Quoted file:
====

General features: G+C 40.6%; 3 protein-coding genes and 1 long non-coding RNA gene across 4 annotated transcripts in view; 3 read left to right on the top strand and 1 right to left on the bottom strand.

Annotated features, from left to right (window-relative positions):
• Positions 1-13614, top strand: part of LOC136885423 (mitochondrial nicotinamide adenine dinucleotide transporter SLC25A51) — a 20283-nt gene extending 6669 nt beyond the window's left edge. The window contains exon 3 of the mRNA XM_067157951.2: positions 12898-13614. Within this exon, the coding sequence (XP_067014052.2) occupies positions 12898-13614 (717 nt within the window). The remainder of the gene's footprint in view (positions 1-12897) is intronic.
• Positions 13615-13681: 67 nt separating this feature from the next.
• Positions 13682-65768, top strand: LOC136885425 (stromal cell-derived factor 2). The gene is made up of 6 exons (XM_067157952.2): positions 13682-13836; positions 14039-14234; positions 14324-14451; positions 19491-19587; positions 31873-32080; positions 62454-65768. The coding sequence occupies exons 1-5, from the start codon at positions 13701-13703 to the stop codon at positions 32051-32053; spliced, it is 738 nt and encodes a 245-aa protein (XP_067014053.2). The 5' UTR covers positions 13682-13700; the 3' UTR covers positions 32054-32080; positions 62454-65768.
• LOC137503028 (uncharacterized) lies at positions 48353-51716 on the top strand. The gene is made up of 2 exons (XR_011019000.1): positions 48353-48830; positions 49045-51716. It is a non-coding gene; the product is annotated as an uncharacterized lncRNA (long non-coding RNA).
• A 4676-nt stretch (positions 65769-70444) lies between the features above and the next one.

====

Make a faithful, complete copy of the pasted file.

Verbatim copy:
General features: G+C 40.6%; 3 protein-coding genes and 1 long non-coding RNA gene across 4 annotated transcripts in view; 3 read left to right on the top strand and 1 right to left on the bottom strand.

Annotated features, from left to right (window-relative positions):
• Positions 1-13614, top strand: part of LOC136885423 (mitochondrial nicotinamide adenine dinucleotide transporter SLC25A51) — a 20283-nt gene extending 6669 nt beyond the window's left edge. The window contains exon 3 of the mRNA XM_067157951.2: positions 12898-13614. Within this exon, the coding sequence (XP_067014052.2) occupies positions 12898-13614 (717 nt within the window). The remainder of the gene's footprint in view (positions 1-12897) is intronic.
• Positions 13615-13681: 67 nt separating this feature from the next.
• Positions 13682-65768, top strand: LOC136885425 (stromal cell-derived factor 2). The gene is made up of 6 exons (XM_067157952.2): positions 13682-13836; positions 14039-14234; positions 14324-14451; positions 19491-19587; positions 31873-32080; positions 62454-65768. The coding sequence occupies exons 1-5, from the start codon at positions 13701-13703 to the stop codon at positions 32051-32053; spliced, it is 738 nt and encodes a 245-aa protein (XP_067014053.2). The 5' UTR covers positions 13682-13700; the 3' UTR covers positions 32054-32080; positions 62454-65768.
• LOC137503028 (uncharacterized) lies at positions 48353-51716 on the top strand. The gene is made up of 2 exons (XR_011019000.1): positions 48353-48830; positions 49045-51716. It is a non-coding gene; the product is annotated as an uncharacterized lncRNA (long non-coding RNA).
• A 4676-nt stretch (positions 65769-70444) lies between the features above and the next one.